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Remembering Rocket Network

Submitted by on 10/04/2011 – 10:38

Логотип Rocket NetworkRocket Network was the world’s first platform for online music collaboration available for everyone. It supported audio and MIDI data exchange over Internet and allowed partners to work on a music project together, no matter how far from each other they lived.

Rocket Network/ResRocket Server was launched in the first half of 2000. Steinberg Cubase VST users were the first who had got a chance to connect to its studio net. Later Rocket Network functionality was also integrated into other popular audio + MIDI sequencers, such as Logic (then owned by Emagic) and Digidesign Pro Tools LE.

Registered users connected to public or private virtual recording studios where they could participate in music projects. Users could chat, discuss each other’s tracks, add new audio and/or MIDI files to the project. Once any track was modified (by adding a new file or by modifying the fader’s position or effects settings), the session was automatically updated on each member’s computer. Virtual studio owners could publish ‘vacancies’ advertising their projects and describing what musicians were needed for a particular project.

Even on a slow connection (dial-up modem) file exchange with a virtual studio was a considerably fast process because the developers implemented the radical data compression algorithm for audio.

At the time Rocket Network was the only available ‘budget’ solution for musicians who wanted to find partners online and work together on the song using Internet. The system requirements were quite simple: a Mac or a PC, an Internet access, a web browser and an audio + MIDI sequencer compatible with Rocket Network technology. Additional setup fees included a small fee payable to Rocket Network for data transfer (about 10 dollars per month).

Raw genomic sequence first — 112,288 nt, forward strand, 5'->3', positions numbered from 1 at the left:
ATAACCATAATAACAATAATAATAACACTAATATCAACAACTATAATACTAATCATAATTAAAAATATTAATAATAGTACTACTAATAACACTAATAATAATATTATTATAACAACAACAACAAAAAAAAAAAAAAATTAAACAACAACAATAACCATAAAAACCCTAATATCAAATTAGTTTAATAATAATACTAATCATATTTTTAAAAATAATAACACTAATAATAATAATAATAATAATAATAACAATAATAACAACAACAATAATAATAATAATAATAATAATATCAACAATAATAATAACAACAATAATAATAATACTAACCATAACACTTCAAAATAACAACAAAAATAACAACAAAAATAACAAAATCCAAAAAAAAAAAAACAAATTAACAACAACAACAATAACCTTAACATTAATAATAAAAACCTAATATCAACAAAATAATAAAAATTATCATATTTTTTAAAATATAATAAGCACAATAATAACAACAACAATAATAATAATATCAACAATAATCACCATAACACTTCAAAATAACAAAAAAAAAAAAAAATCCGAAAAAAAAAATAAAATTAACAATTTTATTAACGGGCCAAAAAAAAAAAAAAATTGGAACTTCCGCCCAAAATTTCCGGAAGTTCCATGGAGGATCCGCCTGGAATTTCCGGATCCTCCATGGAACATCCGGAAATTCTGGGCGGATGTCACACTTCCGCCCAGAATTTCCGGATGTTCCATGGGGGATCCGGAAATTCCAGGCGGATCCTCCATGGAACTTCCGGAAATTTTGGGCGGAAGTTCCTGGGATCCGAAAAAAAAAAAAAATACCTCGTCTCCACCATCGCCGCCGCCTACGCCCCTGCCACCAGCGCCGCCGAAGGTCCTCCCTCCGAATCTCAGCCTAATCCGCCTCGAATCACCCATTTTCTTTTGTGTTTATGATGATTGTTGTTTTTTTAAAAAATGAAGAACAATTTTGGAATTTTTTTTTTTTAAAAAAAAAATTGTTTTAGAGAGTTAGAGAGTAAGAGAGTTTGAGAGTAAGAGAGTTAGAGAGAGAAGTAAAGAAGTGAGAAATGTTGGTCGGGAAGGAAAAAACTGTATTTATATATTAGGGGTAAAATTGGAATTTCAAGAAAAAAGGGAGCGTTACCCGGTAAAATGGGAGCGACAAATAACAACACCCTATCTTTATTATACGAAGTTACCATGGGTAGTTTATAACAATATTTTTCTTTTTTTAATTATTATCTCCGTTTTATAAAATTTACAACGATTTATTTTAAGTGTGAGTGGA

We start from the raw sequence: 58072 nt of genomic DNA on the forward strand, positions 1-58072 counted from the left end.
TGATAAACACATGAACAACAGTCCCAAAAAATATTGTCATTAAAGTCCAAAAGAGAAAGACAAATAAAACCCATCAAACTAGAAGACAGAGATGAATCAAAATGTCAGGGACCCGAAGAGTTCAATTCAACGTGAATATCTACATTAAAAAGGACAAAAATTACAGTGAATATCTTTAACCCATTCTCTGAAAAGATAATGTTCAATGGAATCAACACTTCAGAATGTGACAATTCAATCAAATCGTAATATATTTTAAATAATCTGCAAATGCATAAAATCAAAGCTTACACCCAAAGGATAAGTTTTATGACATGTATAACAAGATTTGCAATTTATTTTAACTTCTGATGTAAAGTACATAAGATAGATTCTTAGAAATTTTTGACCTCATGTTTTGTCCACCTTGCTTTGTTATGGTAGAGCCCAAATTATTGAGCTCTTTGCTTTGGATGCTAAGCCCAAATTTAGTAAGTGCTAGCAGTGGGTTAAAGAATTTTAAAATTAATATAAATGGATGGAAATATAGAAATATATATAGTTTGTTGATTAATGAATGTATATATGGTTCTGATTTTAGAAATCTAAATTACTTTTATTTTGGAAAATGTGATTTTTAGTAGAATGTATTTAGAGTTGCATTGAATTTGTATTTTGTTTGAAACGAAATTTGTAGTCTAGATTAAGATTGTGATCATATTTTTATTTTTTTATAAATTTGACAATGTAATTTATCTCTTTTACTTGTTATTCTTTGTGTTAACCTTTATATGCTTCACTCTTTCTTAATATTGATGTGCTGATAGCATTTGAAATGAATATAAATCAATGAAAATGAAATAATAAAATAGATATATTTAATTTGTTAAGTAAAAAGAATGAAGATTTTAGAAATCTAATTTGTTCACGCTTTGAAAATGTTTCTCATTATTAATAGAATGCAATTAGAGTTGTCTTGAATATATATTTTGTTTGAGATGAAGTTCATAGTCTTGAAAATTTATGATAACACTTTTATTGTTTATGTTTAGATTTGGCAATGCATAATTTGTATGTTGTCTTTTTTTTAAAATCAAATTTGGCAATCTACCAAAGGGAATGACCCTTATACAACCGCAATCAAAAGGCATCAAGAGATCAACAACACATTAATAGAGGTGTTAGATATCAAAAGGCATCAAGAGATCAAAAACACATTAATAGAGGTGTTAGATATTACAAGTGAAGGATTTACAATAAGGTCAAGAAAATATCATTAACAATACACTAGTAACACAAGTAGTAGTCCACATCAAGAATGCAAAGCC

By 2002 Rocket Network technology was integrated into all popular audio + MIDI sequencers such as Cubase, Logic and Pro Tools LE. To start working online the user had to connect to the corresponding server. For example, Cubase users needed to connect to Cubase InWire server. A special version of Logic, called Logic Rocket, was released for Logic users, and the corresponding server was set up. Pro Tools users connected to DigiProNet. Those servers, or ‘Studio Centers’, were basically a catalogue for virtual recording studios, online projects and Rocket Network users.

A Rocket Network dialogue in Cubase VST

Virtual studios list at Cubase InWire Studio Center

In March 2002 the RocketControl 2.5.1 plugin was released. It supported lossless audio data compression.

In March 2003 the Rocket Network was acquired and subsequently closed by Avid. Avid and its subsidiary, Digidesign, were going to release Digidelivery, their own high-quality audio data exchange solution through Internet. This hardware was addressed to high-budget Pro Tools systems’ owners (and therefore to world class studios). Rocket Network probably was considered as a competing product by Avid. DigiProNet studio center and www.digipronet.com were closed. The same happened to other studio centers oriented at Steinberg Cubase and Emagic Logic users.

The last virtual session took place at Rocket Network studio from March 31 to April 3, 2003. It was called “Goodbye and Thank You For The Fish”.

More info (in English):


Author: Elena Stepanova for www.1000tracks.ru


The original article was published in: Russian.

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